For those who like to experiment, in your next tuna casserole, mash up a tin of sardines along with the tuna. Or try the sardine baguette bites.

Be a trend setter. Open that tin.


The Gilda

      ~Recipe from Angela Lyle

·     Green pepper in vinegar (guindilla peppers)

·     Anchovy in brine

·     Green olive

·     A generous splash of extra virgin olive oil

·     Round of bread

Take and skewer the peppers, anchovy and olives, generously splashing with olive oil and serving with round bread.

NOTE: The Gilda is one of the Basque country's most popular pintxos (appetizers). It was invented by Joaquin Arramburu, a frequent customer at a San Sebastian bar in 1946. Customers were given peppers, anchovies and olives with their wine. He started using the cocktail stick to skewer them all together and called it The Gilda after Rita Hayworth's movie role of that name. The name translates from Spanish to raunchy, vivacious and rather spicy.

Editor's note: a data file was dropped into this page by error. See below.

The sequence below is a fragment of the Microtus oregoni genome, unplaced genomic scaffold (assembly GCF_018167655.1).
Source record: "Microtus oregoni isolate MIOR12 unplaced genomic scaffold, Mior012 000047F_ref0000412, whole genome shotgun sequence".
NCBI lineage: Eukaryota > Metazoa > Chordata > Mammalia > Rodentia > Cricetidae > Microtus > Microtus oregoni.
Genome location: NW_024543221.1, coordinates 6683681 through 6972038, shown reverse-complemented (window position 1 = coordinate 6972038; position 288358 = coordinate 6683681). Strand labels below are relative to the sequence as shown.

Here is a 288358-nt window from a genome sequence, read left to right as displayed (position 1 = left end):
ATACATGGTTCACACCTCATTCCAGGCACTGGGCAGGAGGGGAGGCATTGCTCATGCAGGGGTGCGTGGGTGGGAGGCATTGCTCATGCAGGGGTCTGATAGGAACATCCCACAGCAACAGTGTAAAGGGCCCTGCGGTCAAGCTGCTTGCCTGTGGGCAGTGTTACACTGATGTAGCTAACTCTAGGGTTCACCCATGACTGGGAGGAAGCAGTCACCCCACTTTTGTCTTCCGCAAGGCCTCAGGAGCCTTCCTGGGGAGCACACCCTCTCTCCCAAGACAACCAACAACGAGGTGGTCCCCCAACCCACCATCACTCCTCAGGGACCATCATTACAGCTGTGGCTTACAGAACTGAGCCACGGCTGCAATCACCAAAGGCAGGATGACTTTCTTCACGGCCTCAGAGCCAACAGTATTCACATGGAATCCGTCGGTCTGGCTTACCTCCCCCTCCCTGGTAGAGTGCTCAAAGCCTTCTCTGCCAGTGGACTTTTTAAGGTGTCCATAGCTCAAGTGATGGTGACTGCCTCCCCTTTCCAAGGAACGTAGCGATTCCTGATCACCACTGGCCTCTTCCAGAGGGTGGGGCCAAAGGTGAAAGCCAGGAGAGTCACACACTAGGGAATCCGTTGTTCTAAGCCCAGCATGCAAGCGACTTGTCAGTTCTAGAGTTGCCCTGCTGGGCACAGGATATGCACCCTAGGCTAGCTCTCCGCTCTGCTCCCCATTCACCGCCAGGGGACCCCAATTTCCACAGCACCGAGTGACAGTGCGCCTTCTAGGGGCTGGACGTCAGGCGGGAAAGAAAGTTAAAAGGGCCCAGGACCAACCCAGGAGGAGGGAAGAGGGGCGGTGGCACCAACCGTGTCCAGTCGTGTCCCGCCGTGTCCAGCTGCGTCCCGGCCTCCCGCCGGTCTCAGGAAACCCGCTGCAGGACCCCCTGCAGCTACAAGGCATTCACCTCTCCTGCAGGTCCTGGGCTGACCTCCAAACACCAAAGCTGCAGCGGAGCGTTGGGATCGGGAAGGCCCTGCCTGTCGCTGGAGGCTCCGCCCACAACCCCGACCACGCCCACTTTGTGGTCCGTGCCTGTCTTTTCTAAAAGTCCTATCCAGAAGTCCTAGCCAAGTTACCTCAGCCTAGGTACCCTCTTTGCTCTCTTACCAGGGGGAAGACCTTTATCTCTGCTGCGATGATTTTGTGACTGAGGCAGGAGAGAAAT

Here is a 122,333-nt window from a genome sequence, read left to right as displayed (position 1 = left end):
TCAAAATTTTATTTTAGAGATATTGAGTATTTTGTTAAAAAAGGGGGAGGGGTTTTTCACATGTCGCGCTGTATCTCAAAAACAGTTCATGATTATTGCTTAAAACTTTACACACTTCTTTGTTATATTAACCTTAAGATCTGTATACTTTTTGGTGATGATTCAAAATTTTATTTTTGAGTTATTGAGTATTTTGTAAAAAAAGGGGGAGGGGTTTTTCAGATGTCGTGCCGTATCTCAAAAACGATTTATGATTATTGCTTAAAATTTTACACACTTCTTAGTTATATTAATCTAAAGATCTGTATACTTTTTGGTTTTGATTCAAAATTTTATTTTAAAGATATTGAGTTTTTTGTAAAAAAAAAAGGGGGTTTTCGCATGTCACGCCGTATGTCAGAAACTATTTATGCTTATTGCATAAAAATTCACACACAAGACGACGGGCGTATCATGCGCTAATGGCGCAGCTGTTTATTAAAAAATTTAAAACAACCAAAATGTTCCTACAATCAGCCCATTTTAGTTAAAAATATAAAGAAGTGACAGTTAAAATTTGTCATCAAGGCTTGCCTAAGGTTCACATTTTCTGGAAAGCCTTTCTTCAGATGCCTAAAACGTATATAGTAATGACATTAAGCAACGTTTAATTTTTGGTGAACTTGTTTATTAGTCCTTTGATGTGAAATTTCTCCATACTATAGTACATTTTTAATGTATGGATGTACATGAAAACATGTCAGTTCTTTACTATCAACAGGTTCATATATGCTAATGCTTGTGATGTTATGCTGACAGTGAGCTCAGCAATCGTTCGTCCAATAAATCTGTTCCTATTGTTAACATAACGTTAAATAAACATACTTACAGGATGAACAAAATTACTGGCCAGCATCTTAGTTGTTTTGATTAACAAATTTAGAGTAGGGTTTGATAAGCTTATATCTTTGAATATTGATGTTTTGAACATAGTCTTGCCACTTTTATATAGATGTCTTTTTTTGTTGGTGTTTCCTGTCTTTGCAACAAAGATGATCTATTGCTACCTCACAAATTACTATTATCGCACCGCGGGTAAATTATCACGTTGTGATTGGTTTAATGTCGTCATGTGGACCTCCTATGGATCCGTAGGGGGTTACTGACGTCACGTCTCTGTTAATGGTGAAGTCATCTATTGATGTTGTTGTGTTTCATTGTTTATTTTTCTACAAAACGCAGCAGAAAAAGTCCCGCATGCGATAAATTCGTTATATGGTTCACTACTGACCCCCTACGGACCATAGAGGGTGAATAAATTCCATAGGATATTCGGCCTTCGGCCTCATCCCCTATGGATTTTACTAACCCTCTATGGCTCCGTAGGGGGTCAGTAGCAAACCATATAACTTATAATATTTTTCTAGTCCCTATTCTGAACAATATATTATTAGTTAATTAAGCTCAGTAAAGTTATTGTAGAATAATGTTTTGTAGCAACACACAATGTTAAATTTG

~Recipe from Angela Lyle

·     2 tins octopus

·     3 large potatoes, roasted or boiled and sliced and cold

·     1/4 c. extra virgin olive oil

·     1 t. smoked paprika

·     Juice of 1 lemon

·     Pinch of hot paprika, optional

·     1/2 t. fresh ground black pepper

·     1/2 t. salt

Toss the cold potatoes with the olive oil, paprika, lemon juice, pepper and salt. Gently stir in the octopus. Adjust salt to taste. Refrigerate until ready to use. Arrange potato mixture on a serving platter and top with additional smoked paprika and chopped parsley or arugula for color. Serve cold as a salad. If you prefer a warm version, toss the potatoes while still hot. Briefly sauté the octopus in olive oil to warm and then top the potatoes with the warm octopus.